GOP lawmaker urges Graham to reconsider speedy impeachment trial

GOP lawmaker urges Graham to reconsider speedy impeachment trial
© Greg Nash

Republican Rep. Jim Banks (Ind.) is urging Senate Judiciary Committee Chairman Lindsey GrahamLindsey Olin GrahamDemocrats duke it out in most negative debate so far Republicans give Barr vote of confidence Overnight Health Care — Presented by American Health Care Association — Lawmakers raise alarms over Trump coronavirus response | Top official warns virus appears inevitable in US | Democrats block two Senate abortion bills MORE (R-S.C.) to rethink his support for a speedy trial if President TrumpDonald John TrumpWinners and losers from the South Carolina debate Five takeaways from the Democratic debate Democrats duke it out in most negative debate so far MORE is impeached. 

"We need to take our time and figure out exactly how Congress found itself in the current situation: poised to impeach a president on a completely partisan vote with no evidence and flimsy charges just before his re-election bid," Banks said in a Wednesday letter to Graham that was obtained by The Hill. 

His letter follows recent statements made by Graham in a Fox News appearance, in which Graham said, "When 51 of us say we’ve heard enough, the trial is going to end. The president’s going to be acquitted."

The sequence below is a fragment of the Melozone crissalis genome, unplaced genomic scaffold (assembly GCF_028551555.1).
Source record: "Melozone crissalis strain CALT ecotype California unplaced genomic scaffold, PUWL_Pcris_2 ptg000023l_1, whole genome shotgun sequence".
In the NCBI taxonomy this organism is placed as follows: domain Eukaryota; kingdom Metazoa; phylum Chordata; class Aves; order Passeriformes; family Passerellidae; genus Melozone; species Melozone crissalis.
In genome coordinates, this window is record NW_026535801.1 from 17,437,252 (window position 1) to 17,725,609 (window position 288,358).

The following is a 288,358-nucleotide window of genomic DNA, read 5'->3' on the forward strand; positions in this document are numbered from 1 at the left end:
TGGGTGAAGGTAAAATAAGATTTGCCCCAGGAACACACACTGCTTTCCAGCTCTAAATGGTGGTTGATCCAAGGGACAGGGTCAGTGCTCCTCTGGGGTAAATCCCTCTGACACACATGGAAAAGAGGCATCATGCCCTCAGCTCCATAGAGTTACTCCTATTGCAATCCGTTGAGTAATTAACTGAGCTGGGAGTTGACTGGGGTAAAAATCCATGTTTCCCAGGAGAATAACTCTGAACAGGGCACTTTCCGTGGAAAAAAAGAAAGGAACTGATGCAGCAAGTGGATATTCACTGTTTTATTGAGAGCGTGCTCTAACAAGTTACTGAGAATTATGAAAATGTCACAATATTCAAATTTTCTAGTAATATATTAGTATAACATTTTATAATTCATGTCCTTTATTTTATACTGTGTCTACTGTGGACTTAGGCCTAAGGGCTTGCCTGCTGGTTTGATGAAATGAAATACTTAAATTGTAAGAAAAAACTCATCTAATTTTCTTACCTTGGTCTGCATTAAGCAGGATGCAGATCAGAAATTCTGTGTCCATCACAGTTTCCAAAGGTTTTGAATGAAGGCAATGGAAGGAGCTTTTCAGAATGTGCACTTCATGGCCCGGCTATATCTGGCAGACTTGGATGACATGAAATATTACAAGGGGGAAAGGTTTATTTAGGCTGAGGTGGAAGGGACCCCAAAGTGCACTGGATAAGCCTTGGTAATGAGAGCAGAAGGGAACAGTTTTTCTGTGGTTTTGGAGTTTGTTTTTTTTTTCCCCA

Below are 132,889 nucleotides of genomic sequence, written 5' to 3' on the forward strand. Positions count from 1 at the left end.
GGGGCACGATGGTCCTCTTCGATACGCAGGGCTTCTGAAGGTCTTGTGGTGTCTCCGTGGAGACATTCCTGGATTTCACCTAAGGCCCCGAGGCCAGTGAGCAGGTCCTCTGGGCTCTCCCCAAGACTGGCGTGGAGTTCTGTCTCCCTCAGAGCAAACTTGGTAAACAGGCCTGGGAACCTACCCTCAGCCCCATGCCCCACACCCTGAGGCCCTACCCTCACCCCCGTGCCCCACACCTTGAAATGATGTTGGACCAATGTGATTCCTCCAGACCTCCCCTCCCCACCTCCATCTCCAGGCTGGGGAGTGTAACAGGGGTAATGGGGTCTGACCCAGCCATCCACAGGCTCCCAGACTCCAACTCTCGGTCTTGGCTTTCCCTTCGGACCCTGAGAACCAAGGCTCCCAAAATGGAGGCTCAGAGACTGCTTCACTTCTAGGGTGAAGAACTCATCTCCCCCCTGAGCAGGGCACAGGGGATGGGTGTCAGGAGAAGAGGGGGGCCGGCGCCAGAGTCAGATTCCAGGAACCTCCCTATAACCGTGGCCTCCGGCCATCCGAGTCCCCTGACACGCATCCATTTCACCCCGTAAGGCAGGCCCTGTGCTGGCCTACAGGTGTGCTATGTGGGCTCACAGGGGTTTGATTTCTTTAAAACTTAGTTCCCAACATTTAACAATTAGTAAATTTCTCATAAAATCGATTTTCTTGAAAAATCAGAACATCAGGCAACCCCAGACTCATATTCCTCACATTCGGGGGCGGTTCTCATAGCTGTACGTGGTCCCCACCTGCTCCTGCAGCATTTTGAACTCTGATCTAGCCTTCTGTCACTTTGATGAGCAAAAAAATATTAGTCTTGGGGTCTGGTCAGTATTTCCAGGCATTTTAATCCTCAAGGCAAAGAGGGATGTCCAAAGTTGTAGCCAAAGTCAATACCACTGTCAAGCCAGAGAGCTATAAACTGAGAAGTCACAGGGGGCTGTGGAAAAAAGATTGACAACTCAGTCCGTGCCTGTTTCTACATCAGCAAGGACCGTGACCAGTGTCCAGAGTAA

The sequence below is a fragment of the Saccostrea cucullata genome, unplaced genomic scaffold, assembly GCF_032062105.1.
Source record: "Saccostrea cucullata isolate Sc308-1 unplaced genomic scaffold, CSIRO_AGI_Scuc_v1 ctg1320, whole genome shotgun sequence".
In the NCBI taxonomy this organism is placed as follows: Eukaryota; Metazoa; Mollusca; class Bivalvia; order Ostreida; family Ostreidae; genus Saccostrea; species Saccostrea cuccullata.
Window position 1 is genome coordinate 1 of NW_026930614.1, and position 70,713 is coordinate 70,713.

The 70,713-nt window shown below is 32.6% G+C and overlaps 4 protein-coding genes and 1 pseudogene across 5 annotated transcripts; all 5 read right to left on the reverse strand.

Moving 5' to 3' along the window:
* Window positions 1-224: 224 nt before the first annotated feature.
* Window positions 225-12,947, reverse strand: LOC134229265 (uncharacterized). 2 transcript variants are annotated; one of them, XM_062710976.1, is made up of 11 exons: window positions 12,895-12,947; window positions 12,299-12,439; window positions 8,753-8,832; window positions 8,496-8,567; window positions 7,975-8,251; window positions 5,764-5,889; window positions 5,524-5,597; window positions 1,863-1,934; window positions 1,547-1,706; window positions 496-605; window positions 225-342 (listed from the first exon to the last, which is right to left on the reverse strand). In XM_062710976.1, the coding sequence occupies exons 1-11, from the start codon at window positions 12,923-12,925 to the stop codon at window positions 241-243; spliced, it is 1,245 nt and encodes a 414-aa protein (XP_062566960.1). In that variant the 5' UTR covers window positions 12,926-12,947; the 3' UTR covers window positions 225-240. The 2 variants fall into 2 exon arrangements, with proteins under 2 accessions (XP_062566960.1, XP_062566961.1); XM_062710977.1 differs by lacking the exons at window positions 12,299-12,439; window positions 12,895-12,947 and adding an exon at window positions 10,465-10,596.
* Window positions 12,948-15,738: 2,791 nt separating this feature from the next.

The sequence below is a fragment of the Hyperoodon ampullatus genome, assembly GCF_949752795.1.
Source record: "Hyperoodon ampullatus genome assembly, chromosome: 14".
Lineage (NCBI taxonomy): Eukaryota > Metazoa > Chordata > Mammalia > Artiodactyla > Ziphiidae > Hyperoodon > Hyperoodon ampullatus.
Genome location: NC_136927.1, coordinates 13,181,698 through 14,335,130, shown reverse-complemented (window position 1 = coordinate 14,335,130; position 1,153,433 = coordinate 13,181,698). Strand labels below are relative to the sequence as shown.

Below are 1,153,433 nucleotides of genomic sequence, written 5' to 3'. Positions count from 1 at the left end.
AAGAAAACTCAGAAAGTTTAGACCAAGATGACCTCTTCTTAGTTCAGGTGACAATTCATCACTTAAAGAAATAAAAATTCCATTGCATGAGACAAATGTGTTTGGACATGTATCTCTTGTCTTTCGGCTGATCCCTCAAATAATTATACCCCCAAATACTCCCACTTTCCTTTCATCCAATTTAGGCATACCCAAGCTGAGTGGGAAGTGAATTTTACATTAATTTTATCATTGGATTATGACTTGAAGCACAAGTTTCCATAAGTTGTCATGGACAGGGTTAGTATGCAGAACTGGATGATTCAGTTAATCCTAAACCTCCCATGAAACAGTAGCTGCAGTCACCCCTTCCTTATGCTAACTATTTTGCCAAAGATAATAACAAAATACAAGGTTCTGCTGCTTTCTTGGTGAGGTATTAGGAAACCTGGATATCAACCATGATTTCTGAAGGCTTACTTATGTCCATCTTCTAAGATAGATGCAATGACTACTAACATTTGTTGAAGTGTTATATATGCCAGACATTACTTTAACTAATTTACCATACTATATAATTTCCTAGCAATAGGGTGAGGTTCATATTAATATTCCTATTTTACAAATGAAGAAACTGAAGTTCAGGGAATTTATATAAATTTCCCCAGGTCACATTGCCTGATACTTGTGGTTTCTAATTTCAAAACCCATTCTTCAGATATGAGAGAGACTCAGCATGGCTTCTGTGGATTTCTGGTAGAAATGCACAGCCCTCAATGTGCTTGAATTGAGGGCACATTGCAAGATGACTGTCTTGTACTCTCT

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Referring to those remarks, Banks wrote, "Your comments to the press recently reveal your undergirding philosophy regarding impeachment, and I urge you to reconsider your position on conducting a speedy trial."

Banks in his letter said that witnesses such as House Intelligence Committee Chairman Adam SchiffAdam Bennett SchiffOcasio-Cortez: Trump would 'never' say to her face some of the shots he takes at her on Twitter John Ratcliffe back under consideration by Trump for top intel job Trump says he wants 'no help from any country' in 2020 election MORE (D-Calif.), Democratic presidential candidate Joe BidenJoe BidenWinners and losers from the South Carolina debate Five takeaways from the Democratic debate Sanders most searched, most tweeted about candidate during Democratic debate MORE and the whistleblower whose complaint ultimately led to the impeachment proceedings should testify. President Trump and his allies have previously called for the testimony of these individuals but Senate Republicans are reportedly weighing not calling witnesses in the interest of a quick process. 

The Republican congressman in the letter to Graham accused Democrats of "trying to peddle a false story about Ukraine."

"House Republicans have done all they can to push back and expose their motives to the American people, soon it will be at your doorstep," he added. "Take your time, learn the facts and show the American people how this all began."

A spokesman for Graham declined to comment, citing focus on a Wednesday hearing featuring Justice Department Inspector General Michael Horowitz, who was slated to testify on his office's probe regarding alleged surveillance abuse by the FBI during the 2016 election. 

House Democrats this week introduced two articles of impeachment into Trump, accusing him of abuse of power and obstruction of Congress.

If Trump is impeached, he would face a Senate trial.